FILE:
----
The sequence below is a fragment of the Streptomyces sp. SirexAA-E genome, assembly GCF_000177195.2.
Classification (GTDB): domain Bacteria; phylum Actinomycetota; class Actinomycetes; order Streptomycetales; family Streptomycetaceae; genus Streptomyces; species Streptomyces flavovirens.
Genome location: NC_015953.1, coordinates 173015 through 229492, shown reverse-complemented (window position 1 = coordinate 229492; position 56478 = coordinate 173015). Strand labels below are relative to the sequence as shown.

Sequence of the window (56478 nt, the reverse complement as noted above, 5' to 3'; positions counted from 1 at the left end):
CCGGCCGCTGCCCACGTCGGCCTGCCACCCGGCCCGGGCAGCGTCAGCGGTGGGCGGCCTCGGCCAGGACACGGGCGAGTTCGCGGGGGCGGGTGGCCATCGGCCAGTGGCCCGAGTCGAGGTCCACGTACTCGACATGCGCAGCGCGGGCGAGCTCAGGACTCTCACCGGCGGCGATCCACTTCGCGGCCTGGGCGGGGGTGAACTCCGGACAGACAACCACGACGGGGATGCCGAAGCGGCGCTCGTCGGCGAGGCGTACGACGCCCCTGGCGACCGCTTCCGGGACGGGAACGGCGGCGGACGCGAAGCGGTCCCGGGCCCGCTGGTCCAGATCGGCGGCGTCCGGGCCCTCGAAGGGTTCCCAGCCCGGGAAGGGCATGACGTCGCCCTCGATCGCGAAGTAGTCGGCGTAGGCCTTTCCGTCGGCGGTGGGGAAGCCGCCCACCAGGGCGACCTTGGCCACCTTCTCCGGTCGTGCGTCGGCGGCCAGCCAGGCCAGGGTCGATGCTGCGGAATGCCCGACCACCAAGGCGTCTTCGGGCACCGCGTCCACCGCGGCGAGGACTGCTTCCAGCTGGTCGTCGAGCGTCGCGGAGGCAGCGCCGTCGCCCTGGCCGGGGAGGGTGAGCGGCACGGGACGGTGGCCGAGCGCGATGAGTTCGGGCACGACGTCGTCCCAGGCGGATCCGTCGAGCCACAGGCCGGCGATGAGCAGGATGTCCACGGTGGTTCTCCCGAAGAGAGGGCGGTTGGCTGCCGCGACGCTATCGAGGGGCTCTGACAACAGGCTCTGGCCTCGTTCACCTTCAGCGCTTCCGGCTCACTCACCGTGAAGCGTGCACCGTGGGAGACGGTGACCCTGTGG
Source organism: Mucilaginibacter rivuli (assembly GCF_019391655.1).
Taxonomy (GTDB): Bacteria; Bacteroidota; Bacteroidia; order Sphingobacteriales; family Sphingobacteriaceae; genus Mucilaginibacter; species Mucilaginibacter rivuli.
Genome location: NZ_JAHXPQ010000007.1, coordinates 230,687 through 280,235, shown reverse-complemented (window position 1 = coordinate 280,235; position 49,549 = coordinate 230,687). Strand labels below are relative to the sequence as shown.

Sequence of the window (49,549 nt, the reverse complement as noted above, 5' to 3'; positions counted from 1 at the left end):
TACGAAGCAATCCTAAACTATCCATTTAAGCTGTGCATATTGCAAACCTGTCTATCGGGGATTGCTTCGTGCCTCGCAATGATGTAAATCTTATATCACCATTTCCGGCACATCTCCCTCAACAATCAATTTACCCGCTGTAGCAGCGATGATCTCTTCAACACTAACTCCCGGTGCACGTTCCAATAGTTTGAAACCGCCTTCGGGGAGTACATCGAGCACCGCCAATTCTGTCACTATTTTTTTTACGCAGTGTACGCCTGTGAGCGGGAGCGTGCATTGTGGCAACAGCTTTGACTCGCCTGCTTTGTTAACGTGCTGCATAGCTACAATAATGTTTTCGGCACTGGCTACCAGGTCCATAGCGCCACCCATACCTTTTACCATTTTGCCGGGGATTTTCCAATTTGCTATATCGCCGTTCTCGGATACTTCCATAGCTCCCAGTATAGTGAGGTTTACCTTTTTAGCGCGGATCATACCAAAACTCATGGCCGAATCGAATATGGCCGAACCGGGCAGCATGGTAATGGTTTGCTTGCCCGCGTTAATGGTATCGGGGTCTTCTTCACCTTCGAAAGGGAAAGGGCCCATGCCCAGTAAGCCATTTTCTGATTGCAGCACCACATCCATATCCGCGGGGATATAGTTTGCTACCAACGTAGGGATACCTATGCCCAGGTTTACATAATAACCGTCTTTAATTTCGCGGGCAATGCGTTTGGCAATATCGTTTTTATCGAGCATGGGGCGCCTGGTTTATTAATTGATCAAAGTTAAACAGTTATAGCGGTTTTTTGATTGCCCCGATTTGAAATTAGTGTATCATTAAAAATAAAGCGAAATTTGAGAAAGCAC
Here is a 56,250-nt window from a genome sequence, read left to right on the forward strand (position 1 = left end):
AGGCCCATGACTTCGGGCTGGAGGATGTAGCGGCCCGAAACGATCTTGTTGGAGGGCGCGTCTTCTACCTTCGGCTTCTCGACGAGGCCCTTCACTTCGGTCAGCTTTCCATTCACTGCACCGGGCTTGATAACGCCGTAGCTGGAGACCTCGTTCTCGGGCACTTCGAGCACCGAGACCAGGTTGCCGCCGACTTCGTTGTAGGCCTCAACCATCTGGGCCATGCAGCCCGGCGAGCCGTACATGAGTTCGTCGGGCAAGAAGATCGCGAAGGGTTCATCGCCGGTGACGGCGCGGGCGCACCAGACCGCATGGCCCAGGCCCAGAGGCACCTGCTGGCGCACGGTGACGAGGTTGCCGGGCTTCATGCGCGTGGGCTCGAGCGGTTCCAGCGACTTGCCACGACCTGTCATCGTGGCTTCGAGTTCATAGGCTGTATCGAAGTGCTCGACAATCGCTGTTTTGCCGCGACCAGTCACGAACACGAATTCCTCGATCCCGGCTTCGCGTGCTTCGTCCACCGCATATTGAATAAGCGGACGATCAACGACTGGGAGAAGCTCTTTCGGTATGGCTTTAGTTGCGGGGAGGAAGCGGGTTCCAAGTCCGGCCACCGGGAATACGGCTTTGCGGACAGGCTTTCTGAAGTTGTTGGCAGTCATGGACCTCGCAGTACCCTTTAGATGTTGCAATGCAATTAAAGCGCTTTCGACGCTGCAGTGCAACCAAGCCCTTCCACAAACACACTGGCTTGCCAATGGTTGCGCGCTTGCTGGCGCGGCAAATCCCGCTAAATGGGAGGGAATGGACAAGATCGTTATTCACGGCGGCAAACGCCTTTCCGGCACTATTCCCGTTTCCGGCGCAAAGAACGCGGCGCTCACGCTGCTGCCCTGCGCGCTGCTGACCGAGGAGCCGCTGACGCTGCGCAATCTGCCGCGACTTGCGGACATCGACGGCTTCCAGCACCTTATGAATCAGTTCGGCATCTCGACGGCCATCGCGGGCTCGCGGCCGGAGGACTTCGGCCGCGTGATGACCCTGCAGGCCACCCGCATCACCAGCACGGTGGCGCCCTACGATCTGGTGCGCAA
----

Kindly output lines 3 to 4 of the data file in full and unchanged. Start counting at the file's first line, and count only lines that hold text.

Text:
Genome location: NC_015953.1, coordinates 173015 through 229492, shown reverse-complemented (window position 1 = coordinate 229492; position 56478 = coordinate 173015). Strand labels below are relative to the sequence as shown.

Sequence of the window (56478 nt, the reverse complement as noted above, 5' to 3'; positions counted from 1 at the left end):